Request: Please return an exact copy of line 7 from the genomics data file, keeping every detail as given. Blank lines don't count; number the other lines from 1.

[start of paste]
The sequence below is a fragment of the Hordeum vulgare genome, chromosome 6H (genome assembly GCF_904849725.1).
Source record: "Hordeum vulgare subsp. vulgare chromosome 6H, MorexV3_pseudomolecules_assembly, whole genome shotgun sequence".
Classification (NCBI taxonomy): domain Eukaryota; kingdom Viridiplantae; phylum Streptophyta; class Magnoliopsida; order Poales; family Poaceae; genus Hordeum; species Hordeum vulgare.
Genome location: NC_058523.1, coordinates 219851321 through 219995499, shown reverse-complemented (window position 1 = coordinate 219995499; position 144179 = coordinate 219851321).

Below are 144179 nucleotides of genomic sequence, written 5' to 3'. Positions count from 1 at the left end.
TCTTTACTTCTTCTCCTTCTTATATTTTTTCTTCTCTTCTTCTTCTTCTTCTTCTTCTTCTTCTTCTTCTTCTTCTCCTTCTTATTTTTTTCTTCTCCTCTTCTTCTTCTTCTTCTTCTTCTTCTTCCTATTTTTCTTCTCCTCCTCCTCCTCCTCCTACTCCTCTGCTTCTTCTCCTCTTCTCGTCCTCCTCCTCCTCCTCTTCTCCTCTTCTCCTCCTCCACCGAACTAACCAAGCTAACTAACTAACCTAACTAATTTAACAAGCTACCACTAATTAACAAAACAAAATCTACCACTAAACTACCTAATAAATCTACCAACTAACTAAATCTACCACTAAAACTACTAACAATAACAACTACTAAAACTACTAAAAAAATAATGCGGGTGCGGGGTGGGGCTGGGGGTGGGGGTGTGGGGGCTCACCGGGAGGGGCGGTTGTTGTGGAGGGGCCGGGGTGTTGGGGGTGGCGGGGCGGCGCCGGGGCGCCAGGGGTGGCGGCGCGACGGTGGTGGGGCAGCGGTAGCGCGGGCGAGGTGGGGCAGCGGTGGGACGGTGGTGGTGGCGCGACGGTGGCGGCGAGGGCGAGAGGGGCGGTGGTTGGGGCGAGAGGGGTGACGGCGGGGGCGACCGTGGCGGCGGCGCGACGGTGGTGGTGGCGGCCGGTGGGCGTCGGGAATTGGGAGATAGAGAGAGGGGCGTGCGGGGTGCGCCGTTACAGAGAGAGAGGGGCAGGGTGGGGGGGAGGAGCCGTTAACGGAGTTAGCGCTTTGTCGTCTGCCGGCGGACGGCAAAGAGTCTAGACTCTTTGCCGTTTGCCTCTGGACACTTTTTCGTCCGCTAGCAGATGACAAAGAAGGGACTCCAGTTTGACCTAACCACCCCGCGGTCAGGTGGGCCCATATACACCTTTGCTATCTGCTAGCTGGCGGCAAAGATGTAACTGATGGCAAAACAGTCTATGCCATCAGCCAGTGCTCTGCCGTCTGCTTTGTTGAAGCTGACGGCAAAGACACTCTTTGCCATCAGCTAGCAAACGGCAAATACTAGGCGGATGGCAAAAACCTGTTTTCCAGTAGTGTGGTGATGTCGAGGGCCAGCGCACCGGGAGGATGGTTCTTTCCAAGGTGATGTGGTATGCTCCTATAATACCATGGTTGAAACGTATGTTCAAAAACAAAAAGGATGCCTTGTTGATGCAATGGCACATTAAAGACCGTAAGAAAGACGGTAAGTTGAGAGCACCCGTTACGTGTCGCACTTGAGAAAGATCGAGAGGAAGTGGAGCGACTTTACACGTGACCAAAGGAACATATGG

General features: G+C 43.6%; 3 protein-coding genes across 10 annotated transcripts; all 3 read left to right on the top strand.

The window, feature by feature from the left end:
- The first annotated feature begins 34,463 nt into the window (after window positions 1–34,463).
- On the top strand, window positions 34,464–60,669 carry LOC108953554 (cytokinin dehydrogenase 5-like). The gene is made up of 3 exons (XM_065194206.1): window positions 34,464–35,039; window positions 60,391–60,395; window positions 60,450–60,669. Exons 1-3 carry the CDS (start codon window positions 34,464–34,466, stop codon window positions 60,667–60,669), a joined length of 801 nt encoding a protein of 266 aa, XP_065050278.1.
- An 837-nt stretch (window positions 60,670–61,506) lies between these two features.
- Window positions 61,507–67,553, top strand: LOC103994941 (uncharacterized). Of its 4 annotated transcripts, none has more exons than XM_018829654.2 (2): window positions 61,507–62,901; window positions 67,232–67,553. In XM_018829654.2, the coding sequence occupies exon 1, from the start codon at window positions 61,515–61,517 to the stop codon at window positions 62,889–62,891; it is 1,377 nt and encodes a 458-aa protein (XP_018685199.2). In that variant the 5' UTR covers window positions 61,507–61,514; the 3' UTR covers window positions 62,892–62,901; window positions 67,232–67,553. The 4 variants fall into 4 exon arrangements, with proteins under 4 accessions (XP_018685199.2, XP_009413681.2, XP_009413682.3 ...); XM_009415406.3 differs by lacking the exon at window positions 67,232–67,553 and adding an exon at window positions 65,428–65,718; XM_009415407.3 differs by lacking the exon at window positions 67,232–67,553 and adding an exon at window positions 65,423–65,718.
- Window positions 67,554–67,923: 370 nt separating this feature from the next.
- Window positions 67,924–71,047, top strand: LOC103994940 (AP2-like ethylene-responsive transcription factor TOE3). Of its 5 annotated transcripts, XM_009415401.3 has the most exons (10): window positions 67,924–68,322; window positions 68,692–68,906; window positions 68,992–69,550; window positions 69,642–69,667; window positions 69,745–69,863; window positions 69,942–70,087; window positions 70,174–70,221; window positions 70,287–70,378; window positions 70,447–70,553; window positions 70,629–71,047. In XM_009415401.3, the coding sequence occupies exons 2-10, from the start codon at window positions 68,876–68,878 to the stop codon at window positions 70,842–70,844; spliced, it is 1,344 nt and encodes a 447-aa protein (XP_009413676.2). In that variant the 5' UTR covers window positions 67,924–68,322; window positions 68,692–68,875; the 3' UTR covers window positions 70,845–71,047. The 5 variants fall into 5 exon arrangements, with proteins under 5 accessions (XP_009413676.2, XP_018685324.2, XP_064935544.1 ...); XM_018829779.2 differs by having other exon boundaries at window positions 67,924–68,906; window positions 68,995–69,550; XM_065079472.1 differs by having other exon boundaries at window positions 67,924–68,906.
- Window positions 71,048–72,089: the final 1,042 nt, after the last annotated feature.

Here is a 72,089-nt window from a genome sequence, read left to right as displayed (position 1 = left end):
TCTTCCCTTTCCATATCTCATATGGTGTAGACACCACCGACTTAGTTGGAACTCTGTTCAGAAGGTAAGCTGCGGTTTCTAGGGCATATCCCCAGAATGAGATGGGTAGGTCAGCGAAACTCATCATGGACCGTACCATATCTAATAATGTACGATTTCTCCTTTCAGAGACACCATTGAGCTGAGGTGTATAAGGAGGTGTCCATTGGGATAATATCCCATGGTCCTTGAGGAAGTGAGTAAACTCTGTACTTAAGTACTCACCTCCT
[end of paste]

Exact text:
General features: G+C 43.6%; 3 protein-coding genes across 10 annotated transcripts; all 3 read left to right on the top strand.